On a ridge above the Liffey, where previously the Vikings had established themselves, the Anglo-Norman invaders rebuilt Dublin in the thirteenth century around a doughty castle. You’re free to walk around the courtyards, an architectural mishmash that’s home to police and tax offices. The castle was the seat of British power in Ireland for seven hundred years, after its establishment by the Anglo-Normans in the early thirteenth century as the main element of their walled city, and successfully withstood all attempts to take it by force. It did, however, succumb to a major fire in 1684 and was rebuilt during the eighteenth century as a complex of residential and administrative buildings over two quadrangles, giving a sedate collegiate appearance. The outline of the medieval castle is traced by the Upper Yard; above its original main gate, the Cork Hill State Entrance, stands a statue of Justice, wearing no blindfold and turning her back on the city – a fitting symbol of British rule, locals reckon.
Built as the residence of the English viceroy and entered from the Upper Yard, the State Apartments are accessible on regular guided tours (dublincastle.ie). It’s advisable to ring ahead, however, as the apartments are sometimes closed for state occasions, when the tour will take in only the Chapel Royal and the Undercroft. Inside the apartments, the Grand Staircase leads up to the east wing of bedrooms and drawing rooms, refurbished to their eighteenth- and nineteenth-century style after a major fire in 1941. The brass chandelier in the Throne Room, with its shamrock, rose and thistle emblems, commemorates the 1801 Act of Union, while the Picture Gallery beyond is lined with viceroys, including – hiding ignominiously behind the door – the First Marquis of Cornwallis, who not only lost the American colonies, but also faced rebellions as viceroy, first of India, then of Ireland (1798). St Patrick’s Hall, formerly a ballroom that hosted investitures of the Knights of St Patrick, is now used for the inaugurations and funerals of Irish presidents. Its overblown, late eighteenth-century ceiling paintings show St Patrick converting the Irish, Henry II receiving the submission of the Irish chieftains, and George III’s coronation.
The tour also includes the Chapel Royal in the Lower Yard, an ornate Gothic Revival gem, and the excavations of the Undercroft, which have revealed the base of the gunpowder tower of the medieval castle and steps leading down to the moat, fed by the old River Poddle on its way down to the Liffey, as well as part of the original Viking ramparts.
Several other remnants of British hegemony are still dotted around the castle: the beautifully restored rotunda of City Hall; Christ Church Cathedral, with its huge crypt and photogenic covered bridge; and St Patrick’s Cathedral, sheltering an intriguing array of memorials. The main highlight for visitors in this area, however, is the Chester Beatty Library, a world-class collection of books and objets d’art from around the globe, in the castle gardens.Read More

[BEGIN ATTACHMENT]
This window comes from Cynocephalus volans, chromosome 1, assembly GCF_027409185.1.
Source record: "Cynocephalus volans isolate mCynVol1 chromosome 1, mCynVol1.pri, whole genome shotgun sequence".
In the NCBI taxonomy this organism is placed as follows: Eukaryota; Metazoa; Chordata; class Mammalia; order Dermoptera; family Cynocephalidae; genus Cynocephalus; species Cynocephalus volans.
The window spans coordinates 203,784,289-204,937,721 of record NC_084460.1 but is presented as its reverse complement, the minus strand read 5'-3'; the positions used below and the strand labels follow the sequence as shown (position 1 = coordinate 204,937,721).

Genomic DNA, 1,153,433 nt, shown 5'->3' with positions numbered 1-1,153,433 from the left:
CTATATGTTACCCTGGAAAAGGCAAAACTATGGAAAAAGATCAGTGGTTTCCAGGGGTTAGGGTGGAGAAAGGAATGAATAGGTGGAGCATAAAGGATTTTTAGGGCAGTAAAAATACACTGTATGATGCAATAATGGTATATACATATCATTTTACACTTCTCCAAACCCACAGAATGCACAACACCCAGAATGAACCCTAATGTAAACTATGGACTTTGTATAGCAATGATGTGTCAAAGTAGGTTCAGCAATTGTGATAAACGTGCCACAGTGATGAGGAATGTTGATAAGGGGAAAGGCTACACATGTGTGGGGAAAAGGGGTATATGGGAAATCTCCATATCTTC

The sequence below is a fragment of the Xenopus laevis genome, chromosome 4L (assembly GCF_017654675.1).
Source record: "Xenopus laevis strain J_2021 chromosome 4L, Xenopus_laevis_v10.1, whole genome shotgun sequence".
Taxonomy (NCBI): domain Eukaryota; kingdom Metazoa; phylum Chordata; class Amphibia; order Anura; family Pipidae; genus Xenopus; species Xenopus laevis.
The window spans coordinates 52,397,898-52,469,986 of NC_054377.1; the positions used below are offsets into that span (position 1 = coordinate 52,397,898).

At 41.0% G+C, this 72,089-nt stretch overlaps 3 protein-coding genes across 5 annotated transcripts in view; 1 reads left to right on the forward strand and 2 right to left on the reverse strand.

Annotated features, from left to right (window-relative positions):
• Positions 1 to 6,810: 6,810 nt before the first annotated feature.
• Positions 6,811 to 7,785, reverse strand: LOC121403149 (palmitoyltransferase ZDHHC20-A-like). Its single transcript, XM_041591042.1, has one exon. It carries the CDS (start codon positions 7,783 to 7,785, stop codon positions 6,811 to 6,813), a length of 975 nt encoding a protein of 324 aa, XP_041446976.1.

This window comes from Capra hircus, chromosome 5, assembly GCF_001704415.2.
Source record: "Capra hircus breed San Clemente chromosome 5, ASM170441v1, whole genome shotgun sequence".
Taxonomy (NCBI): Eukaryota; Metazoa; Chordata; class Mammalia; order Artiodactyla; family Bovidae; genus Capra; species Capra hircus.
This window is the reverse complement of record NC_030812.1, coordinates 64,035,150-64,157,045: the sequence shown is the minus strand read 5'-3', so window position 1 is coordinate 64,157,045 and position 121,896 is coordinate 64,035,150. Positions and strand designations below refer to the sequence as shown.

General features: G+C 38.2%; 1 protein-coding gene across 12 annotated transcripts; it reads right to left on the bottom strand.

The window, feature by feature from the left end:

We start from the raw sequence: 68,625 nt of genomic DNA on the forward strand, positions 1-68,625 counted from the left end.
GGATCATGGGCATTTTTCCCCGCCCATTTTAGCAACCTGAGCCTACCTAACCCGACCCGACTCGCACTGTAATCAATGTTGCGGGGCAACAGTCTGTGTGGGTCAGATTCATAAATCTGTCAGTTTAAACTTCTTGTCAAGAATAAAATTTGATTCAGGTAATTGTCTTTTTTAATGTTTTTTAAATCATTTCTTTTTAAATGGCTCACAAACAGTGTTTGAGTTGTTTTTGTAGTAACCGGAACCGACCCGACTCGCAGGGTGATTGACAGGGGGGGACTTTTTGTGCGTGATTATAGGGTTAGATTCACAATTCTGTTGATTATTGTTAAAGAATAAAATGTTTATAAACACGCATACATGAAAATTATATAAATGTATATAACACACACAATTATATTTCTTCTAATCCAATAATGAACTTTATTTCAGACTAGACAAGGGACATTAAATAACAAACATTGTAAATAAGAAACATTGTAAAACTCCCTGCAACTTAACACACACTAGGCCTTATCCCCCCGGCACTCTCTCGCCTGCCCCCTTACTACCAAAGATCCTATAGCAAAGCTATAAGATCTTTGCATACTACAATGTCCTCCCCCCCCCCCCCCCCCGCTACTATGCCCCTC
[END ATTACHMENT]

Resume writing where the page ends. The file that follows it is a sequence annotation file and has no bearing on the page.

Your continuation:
The Chester Beatty Library
The Chester Beatty Library
Overlooking the pretty castle garden from the renovated eighteenth-century Clock Tower Building, the Chester Beatty Library preserves a dazzling collection of books, manuscripts, prints and objets d’art from around the world. Superlatives come thick and fast here: as well as one of the finest Islamic collections in existence, containing some of the earliest manuscripts from the ninth and tenth centuries, the library holds important Biblical papyri, including the earliest surviving examples in any language of Mark’s and Luke’s Gospels, St Paul’s Letters and the Book of Revelations. Elegantly displayed in high-tech galleries, the artefacts are used to tell the story of religious and artistic traditions across the world with great ingenuity. It’s well worth timing your visit to coincide with lunch at the excellent Silk Road Café.
Christ Church Cathedral
Christ Church Cathedral
Though occupying the highest point of the old city, Christ Church Cathedral is now hemmed in by buildings and traffic and appears as an unexceptional Gothic Revival edifice. Inside, however, you’ll find some fascinating remnants from its long history as the seat of the (now Anglican) Archbishop of Dublin and Glendalough. From as early as the seventh century, there may have been a small Celtic church on these grounds, and in about 1030, the recently converted Viking king of Dublin, Sitric Silkenbeard, built a wooden cathedral here. This in turn was replaced by the Normans, who between 1186 and 1240 erected a magnificent stone structure to mark their accession to power. Of this, the crypt, the transept (which retains a few eroded Romanesque carvings), the west end of the choir and the remarkable leaning north wall can still be seen – as the church had been built over a bog, the roof collapsed in 1562, bringing down the south wall and pulling the north side of the nave half a metre out of the perpendicular. In the 1870s, distiller Henry Roe lavished the equivalent of €30 million on the heavy-handed restoration you can see today, and bankrupted himself.